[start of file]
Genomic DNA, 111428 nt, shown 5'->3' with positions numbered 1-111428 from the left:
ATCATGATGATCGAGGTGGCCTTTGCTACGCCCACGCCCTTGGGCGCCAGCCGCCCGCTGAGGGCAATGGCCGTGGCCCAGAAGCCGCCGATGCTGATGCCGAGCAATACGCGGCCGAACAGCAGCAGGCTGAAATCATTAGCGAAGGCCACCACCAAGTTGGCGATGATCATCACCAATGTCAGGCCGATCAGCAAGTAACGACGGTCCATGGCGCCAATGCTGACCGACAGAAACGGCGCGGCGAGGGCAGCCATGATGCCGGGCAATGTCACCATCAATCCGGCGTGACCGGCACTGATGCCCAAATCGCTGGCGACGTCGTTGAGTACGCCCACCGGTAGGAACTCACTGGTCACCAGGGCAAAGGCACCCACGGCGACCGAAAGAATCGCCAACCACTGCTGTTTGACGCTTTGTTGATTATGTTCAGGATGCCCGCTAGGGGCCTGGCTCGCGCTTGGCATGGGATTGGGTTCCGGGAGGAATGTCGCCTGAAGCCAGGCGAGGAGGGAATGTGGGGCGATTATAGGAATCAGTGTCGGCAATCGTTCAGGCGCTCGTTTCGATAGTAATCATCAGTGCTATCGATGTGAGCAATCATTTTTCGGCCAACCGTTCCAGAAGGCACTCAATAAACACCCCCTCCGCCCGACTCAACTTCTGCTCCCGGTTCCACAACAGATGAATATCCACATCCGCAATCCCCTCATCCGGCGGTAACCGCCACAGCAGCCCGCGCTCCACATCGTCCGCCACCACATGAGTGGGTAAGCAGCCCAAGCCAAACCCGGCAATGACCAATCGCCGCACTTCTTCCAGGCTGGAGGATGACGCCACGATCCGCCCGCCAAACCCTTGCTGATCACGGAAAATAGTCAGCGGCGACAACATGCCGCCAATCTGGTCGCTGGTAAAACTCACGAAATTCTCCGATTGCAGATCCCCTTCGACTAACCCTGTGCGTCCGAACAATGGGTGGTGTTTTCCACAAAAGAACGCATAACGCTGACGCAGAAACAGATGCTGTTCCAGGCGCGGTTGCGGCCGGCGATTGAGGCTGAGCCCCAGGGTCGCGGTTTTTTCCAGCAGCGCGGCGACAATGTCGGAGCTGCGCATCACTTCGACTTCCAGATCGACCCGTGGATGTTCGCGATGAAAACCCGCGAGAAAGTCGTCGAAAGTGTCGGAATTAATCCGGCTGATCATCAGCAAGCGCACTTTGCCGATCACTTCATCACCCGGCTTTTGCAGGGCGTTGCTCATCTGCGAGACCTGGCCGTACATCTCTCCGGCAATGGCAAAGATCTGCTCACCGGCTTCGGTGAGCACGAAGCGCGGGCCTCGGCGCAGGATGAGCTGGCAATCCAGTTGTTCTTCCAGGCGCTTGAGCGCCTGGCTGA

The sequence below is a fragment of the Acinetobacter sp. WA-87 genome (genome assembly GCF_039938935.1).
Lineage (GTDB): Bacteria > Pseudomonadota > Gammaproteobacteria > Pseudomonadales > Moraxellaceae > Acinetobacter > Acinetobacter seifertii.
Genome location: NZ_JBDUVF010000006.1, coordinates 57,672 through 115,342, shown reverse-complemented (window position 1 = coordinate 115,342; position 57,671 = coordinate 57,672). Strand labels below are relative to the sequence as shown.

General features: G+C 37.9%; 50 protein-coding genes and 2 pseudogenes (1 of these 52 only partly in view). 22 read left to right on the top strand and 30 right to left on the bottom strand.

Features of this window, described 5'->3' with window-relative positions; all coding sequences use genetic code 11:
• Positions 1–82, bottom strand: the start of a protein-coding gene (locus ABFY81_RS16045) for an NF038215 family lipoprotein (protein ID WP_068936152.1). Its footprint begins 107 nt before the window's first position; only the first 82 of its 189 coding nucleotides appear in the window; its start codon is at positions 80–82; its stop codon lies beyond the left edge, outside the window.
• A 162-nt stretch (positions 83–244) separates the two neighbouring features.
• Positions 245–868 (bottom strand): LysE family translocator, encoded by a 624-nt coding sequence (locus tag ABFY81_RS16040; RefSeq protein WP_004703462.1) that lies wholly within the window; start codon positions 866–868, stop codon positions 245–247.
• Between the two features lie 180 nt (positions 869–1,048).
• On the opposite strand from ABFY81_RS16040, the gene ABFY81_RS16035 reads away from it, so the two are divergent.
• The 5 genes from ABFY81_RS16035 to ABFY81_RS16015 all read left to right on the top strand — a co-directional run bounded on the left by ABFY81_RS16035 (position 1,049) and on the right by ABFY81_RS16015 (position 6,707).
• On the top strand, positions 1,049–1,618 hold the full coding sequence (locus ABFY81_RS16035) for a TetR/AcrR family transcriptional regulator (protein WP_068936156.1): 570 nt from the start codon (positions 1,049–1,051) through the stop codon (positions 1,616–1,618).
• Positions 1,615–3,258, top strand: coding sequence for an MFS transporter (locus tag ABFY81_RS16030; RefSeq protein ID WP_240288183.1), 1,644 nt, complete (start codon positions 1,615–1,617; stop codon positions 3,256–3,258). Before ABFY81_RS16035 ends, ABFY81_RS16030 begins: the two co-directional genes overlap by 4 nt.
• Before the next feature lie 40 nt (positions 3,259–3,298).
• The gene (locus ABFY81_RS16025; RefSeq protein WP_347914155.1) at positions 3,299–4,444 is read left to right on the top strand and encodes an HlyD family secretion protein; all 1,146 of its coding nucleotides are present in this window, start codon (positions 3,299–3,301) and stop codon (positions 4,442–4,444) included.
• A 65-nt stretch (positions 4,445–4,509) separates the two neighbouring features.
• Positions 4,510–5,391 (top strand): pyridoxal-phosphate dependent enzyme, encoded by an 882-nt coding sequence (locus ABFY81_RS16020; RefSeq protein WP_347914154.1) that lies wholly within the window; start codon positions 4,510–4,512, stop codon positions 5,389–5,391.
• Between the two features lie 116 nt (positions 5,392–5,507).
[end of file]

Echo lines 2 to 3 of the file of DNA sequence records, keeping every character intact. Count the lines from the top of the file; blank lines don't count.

ATCATGATGATCGAGGTGGCCTTTGCTACGCCCACGCCCTTGGGCGCCAGCCGCCCGCTGAGGGCAATGGCCGTGGCCCAGAAGCCGCCGATGCTGATGCCGAGCAATACGCGGCCGAACAGCAGCAGGCTGAAATCATTAGCGAAGGCCACCACCAAGTTGGCGATGATCATCACCAATGTCAGGCCGATCAGCAAGTAACGACGGTCCATGGCGCCAATGCTGACCGACAGAAACGGCGCGGCGAGGGCAGCCATGATGCCGGGCAATGTCACCATCAATCCGGCGTGACCGGCACTGATGCCCAAATCGCTGGCGACGTCGTTGAGTACGCCCACCGGTAGGAACTCACTGGTCACCAGGGCAAAGGCACCCACGGCGACCGAAAGAATCGCCAACCACTGCTGTTTGACGCTTTGTTGATTATGTTCAGGATGCCCGCTAGGGGCCTGGCTCGCGCTTGGCATGGGATTGGGTTCCGGGAGGAATGTCGCCTGAAGCCAGGCGAGGAGGGAATGTGGGGCGATTATAGGAATCAGTGTCGGCAATCGTTCAGGCGCTCGTTTCGATAGTAATCATCAGTGCTATCGATGTGAGCAATCATTTTTCGGCCAACCGTTCCAGAAGGCACTCAATAAACACCCCCTCCGCCCGACTCAACTTCTGCTCCCGGTTCCACAACAGATGAATATCCACATCCGCAATCCCCTCATCCGGCGGTAACCGCCACAGCAGCCCGCGCTCCACATCGTCCGCCACCACATGAGTGGGTAAGCAGCCCAAGCCAAACCCGGCAATGACCAATCGCCGCACTTCTTCCAGGCTGGAGGATGACGCCACGATCCGCCCGCCAAACCCTTGCTGATCACGGAAAATAGTCAGCGGCGACAACATGCCGCCAATCTGGTCGCTGGTAAAACTCACGAAATTCTCCGATTGCAGATCCCCTTCGACTAACCCTGTGCGTCCGAACAATGGGTGGTGTTTTCCACAAAAGAACGCATAACGCTGACGCAGAAACAGATGCTGTTCCAGGCGCGGTTGCGGCCGGCGATTGAGGCTGAGCCCCAGGGTCGCGGTTTTTTCCAGCAGCGCGGCGACAATGTCGGAGCTGCGCATCACTTCGACTTCCAGATCGACCCGTGGATGTTCGCGATGAAAACCCGCGAGAAAGTCGTCGAAAGTGTCGGAATTAATCCGGCTGATCATCAGCAAGCGCACTTTGCCGATCACTTCATCACCCGGCTTTTGCAGGGCGTTGCTCATCTGCGAGACCTGGCCGTACATCTCTCCGGCAATGGCAAAGATCTGCTCACCGGCTTCGGTGAGCACGAAGCGCGGGCCTCGGCGCAGGATGAGCTGGCAATCCAGTTGTTCTTCCAGGCGCTTGAGCGCCTGGCTGA

The sequence below is a fragment of the Acinetobacter sp. WA-87 genome (genome assembly GCF_039938935.1).